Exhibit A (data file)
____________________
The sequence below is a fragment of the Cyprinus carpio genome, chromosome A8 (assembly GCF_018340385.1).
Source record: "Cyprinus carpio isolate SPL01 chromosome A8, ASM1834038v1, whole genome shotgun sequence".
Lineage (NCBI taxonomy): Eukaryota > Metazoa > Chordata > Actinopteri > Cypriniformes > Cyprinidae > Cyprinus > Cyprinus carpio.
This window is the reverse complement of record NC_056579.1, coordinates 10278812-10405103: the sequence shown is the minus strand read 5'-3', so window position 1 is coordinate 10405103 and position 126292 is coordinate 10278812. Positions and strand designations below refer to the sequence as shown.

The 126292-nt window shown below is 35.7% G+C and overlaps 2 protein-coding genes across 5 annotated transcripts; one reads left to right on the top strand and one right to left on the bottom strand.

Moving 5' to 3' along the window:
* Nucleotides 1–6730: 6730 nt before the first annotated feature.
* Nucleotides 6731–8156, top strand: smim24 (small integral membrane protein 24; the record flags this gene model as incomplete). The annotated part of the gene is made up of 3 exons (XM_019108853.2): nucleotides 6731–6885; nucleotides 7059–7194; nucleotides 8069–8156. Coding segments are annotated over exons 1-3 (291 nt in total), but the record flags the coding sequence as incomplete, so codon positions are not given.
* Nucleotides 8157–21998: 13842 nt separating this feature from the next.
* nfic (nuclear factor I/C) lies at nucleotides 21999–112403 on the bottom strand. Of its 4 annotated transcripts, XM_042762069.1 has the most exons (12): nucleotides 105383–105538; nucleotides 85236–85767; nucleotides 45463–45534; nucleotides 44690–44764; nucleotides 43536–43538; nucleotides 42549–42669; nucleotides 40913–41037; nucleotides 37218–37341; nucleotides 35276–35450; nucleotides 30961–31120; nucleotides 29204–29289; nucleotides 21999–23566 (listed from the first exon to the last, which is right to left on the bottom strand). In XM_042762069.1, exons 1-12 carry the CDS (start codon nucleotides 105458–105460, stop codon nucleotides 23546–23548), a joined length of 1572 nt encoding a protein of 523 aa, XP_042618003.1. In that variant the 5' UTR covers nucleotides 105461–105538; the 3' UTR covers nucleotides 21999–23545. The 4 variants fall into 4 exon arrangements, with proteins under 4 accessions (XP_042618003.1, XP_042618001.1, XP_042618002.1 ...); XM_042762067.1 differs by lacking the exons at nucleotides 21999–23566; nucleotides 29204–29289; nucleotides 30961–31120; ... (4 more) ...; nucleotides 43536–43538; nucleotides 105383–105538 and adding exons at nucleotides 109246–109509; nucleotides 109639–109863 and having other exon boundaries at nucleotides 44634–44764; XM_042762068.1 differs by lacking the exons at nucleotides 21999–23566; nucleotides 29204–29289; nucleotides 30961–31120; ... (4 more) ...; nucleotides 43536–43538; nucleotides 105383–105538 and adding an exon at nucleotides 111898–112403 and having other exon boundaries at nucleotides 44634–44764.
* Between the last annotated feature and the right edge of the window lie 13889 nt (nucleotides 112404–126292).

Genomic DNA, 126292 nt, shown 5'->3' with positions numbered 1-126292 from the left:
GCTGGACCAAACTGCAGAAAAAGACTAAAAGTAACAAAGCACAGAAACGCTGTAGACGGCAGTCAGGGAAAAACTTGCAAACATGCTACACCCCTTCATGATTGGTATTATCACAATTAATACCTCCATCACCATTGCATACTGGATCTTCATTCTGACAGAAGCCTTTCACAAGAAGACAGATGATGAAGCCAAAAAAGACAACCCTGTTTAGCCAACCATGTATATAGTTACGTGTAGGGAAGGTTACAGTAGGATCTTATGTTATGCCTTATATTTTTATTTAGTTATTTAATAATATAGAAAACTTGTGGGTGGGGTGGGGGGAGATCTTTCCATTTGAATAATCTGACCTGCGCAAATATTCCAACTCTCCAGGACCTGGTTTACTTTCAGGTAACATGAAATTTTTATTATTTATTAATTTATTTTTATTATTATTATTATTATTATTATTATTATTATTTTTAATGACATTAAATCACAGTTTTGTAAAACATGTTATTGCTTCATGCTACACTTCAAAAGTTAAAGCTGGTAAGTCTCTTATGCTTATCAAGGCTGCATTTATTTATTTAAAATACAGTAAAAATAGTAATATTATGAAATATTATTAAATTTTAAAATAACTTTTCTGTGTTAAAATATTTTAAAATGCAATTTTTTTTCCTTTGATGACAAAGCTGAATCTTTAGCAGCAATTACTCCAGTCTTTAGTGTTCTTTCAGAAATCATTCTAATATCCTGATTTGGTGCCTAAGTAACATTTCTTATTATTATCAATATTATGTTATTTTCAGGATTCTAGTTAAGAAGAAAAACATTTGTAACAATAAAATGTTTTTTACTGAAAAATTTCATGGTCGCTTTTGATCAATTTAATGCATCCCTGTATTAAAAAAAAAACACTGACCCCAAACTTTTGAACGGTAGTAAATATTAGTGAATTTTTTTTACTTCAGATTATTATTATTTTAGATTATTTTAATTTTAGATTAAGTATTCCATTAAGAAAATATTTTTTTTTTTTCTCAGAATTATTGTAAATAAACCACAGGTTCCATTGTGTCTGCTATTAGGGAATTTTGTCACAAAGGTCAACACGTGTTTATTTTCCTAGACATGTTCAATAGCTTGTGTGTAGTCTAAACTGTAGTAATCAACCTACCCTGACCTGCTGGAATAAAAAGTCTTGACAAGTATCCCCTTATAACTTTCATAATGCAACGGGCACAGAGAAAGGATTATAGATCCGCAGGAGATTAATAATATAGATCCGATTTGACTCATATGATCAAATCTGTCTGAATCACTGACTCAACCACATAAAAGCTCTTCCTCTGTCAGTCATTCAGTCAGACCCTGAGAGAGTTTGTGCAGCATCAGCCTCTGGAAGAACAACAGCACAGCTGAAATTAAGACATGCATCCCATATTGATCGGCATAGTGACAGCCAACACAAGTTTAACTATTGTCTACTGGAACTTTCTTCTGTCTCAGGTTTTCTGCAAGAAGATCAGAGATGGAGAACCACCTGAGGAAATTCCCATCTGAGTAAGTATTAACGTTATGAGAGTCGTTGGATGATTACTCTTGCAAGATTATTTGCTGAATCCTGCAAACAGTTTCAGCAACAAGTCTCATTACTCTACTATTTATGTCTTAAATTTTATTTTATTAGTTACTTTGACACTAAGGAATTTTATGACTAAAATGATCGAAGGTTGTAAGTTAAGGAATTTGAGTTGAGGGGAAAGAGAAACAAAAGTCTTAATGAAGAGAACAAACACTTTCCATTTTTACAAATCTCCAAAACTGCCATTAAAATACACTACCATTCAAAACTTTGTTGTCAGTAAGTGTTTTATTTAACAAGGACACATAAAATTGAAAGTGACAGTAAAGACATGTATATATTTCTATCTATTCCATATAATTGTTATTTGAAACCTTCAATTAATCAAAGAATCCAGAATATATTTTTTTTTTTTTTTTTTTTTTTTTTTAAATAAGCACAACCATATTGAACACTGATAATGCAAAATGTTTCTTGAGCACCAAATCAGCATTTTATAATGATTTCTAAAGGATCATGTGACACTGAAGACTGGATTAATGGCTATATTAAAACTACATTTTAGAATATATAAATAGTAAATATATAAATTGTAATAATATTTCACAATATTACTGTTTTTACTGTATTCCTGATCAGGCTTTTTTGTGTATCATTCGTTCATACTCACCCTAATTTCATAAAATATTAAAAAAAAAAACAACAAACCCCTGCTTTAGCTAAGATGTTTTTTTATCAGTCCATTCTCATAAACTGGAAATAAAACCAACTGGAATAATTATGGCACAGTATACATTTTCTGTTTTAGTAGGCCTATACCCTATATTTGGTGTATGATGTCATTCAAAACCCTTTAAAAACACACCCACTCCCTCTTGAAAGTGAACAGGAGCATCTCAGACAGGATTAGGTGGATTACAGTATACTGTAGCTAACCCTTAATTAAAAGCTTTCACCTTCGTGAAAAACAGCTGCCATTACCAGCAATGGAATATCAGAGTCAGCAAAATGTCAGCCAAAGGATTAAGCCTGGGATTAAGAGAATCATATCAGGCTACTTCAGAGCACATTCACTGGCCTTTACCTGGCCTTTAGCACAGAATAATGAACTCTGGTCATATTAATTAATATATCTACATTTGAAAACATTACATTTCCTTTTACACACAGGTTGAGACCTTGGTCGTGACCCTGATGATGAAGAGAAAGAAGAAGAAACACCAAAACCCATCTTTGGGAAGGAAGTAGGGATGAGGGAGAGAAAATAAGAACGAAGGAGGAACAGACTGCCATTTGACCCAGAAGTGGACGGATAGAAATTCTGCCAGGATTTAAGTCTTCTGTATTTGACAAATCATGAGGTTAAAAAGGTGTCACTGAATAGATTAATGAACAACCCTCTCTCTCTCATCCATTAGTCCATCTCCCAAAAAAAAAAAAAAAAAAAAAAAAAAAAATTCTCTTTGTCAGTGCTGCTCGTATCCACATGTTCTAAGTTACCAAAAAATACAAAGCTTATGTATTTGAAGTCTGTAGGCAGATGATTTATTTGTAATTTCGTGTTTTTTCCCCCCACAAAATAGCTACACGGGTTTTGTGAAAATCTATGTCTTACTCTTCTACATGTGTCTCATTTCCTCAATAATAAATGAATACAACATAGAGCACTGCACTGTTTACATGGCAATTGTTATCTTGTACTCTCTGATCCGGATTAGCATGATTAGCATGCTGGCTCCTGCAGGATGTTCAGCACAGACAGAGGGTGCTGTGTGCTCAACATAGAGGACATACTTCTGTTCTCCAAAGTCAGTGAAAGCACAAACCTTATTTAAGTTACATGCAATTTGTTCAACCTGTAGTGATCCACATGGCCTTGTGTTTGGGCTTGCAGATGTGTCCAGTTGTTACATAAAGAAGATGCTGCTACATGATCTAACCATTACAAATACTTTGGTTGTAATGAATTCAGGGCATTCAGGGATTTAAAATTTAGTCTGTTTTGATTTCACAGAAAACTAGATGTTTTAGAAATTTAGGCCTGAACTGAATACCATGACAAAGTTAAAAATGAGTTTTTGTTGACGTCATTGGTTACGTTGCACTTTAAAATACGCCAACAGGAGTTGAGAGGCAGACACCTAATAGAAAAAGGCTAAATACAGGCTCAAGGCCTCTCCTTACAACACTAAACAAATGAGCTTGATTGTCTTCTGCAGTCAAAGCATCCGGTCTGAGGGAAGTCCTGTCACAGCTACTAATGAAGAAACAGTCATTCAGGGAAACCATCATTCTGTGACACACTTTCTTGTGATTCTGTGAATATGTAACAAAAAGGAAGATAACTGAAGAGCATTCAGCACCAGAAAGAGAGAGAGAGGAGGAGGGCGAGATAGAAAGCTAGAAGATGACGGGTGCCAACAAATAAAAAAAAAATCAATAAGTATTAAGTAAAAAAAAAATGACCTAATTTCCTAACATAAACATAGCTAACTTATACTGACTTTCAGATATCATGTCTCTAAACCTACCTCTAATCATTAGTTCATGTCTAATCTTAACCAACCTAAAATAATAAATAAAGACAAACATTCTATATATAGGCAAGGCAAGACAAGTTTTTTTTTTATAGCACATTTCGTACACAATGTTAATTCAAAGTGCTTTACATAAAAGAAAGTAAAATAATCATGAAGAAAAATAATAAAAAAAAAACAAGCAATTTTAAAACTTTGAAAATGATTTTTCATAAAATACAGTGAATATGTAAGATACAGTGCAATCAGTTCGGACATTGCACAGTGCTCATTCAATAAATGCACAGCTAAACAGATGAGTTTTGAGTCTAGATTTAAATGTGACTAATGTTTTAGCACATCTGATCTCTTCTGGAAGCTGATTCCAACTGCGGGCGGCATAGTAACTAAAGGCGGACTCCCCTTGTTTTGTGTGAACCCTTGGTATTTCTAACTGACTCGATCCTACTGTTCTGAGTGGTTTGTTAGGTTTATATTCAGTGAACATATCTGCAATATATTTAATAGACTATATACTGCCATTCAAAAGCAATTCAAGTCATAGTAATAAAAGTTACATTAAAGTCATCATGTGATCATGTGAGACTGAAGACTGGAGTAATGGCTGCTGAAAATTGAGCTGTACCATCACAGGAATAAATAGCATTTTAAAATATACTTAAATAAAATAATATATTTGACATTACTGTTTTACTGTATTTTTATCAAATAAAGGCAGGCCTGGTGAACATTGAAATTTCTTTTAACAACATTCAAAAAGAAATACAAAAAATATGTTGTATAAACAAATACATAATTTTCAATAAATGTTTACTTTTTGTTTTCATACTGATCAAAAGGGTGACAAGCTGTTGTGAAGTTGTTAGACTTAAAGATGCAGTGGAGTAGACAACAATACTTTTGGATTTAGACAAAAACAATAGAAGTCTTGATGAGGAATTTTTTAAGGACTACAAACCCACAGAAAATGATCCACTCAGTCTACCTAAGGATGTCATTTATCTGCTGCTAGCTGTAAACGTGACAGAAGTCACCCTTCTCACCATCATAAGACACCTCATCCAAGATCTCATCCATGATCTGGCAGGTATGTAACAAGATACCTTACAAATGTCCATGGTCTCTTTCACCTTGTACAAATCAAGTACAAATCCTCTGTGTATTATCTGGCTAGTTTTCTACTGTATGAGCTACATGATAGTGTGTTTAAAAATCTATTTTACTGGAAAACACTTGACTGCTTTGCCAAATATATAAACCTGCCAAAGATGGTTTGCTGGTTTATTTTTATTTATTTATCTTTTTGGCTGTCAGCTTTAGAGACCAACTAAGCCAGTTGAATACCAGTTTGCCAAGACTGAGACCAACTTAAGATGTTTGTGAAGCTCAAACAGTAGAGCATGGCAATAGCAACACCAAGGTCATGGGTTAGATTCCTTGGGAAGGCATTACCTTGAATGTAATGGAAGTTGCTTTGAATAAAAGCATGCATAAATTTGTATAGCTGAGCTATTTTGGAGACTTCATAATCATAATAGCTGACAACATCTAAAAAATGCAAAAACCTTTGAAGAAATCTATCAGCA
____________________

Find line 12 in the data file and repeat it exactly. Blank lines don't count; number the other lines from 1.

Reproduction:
Genomic DNA, 126292 nt, shown 5'->3' with positions numbered 1-126292 from the left: